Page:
There are lots of ideas out there about what the family should do and how they should act when a loved one is struggling with addiction. Anecdotes abound, advice is easily given; outdated or unfounded ideas about addiction and parenting styles too often drive how the family reacts.

CRAFT can bring you together on many fronts

At Allies in Recovery, we provide a successful intervention. We actually discourage advice and anecdotes, preferring to rely on a theoretically-driven set of principles. You can apply these principles to all situations you may encounter. They show how to communicate, to stay safe, how to behave, and how to care for yourselves. Finally and most important, they show how to intervene and engage your loved one into treatment.

I wonder if you could both look at the Learning Modules (available to members. See our introductory video), and talk through them. You might find agreement between you two on how to proceed with both your children.

If you are united, you will be stronger

You will also be much more effective in helping your loved ones. The goal is to move your children towards treatment and recovery. CRAFT provides the best guidance for doing this in the quickest way. Can you give it 10 weeks? If you don’t see it working, then perhaps go back to your individual methods.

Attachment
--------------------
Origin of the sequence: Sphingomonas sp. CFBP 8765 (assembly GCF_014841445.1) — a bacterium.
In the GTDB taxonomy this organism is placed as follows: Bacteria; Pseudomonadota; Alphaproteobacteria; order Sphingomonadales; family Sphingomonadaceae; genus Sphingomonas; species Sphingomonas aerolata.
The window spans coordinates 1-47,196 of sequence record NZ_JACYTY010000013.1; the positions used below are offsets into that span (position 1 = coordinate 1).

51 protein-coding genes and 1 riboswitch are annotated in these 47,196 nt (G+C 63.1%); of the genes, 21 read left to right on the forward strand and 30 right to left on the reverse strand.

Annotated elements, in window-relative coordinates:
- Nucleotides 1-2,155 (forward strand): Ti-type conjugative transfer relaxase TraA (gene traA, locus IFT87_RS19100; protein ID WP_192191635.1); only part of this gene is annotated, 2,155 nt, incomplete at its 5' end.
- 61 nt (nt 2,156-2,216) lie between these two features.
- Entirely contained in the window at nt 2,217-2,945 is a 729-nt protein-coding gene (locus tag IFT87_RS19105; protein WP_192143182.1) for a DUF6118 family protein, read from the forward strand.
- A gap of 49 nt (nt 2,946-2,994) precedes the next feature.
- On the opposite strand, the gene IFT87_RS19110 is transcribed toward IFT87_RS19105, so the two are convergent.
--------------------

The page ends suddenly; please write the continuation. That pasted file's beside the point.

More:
I know that what I’m asking you to do will not be easy. But I feel it’s the absolute best chance to move towards a united front, and set up a precedent for more peaceful relations at home. It’s also what is most likely to move your loved ones toward treatment and recovery. Rather than trying to convince your fiancé that this approach is what you all need, perhaps ask him to watch the video modules (the entire series takes less than 90 minutes to watch) and think about it for himself before you talk.

Yes, the family DOES have a role to play. Your stance, behavior, and choices DO make a difference. At Allies in Recovery we are absolutely convinced of this. “Tough love” is not a successful technique. Our learning platform is set up to help family members learn the techniques that will reduce conflict, build that bridge of communication, and be effective in guiding your loved one into treatment. Together we will move your loved one towards recovery. Learn more here.

 About the Author:
Dominique launched Allies in Recovery in 2003. Her work has been featured on HBO and NPR. She is a facilitator and a trained speaker on issues of addiction and the family. She has worked extensively developing and evaluating federally-funded substance abuse programs for organizations and clinics throughout Massachusetts and New York. With an interest in recovery and substance abuse that spans 20 years, she sees a huge need to help families develop the skills that will help a loved one recover fully in a supportive, whole, and lasting way in their families and in their communities. Her mission is to have Allies in Recovery fill that gap.